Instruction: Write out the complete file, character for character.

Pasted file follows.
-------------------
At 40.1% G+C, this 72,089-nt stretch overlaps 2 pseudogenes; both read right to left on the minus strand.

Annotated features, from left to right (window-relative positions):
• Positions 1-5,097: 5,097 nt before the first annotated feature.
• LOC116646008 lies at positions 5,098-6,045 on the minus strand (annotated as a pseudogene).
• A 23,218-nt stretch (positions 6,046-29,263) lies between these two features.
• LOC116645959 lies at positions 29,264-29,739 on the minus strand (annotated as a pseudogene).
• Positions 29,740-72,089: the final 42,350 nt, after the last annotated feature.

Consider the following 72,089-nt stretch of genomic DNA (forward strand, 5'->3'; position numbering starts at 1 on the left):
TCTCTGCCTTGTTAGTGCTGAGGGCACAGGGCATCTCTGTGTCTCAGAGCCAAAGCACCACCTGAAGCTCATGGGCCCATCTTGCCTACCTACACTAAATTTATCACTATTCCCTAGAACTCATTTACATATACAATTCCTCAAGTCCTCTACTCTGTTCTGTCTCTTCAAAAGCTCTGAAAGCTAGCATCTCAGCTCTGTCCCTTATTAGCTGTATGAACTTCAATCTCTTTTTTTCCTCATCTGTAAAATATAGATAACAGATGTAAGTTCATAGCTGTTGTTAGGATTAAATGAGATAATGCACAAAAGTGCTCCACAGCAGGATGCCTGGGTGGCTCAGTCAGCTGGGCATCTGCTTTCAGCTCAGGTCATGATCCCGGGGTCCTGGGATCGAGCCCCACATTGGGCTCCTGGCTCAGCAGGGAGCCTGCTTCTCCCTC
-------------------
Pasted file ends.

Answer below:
At 40.1% G+C, this 72,089-nt stretch overlaps 2 pseudogenes; both read right to left on the minus strand.

Annotated features, from left to right (window-relative positions):
• Positions 1-5,097: 5,097 nt before the first annotated feature.
• LOC116646008 lies at positions 5,098-6,045 on the minus strand (annotated as a pseudogene).
• A 23,218-nt stretch (positions 6,046-29,263) lies between these two features.
• LOC116645959 lies at positions 29,264-29,739 on the minus strand (annotated as a pseudogene).
• Positions 29,740-72,089: the final 42,350 nt, after the last annotated feature.

Consider the following 72,089-nt stretch of genomic DNA (forward strand, 5'->3'; position numbering starts at 1 on the left):
TCTCTGCCTTGTTAGTGCTGAGGGCACAGGGCATCTCTGTGTCTCAGAGCCAAAGCACCACCTGAAGCTCATGGGCCCATCTTGCCTACCTACACTAAATTTATCACTATTCCCTAGAACTCATTTACATATACAATTCCTCAAGTCCTCTACTCTGTTCTGTCTCTTCAAAAGCTCTGAAAGCTAGCATCTCAGCTCTGTCCCTTATTAGCTGTATGAACTTCAATCTCTTTTTTTCCTCATCTGTAAAATATAGATAACAGATGTAAGTTCATAGCTGTTGTTAGGATTAAATGAGATAATGCACAAAAGTGCTCCACAGCAGGATGCCTGGGTGGCTCAGTCAGCTGGGCATCTGCTTTCAGCTCAGGTCATGATCCCGGGGTCCTGGGATCGAGCCCCACATTGGGCTCCTGGCTCAGCAGGGAGCCTGCTTCTCCCTC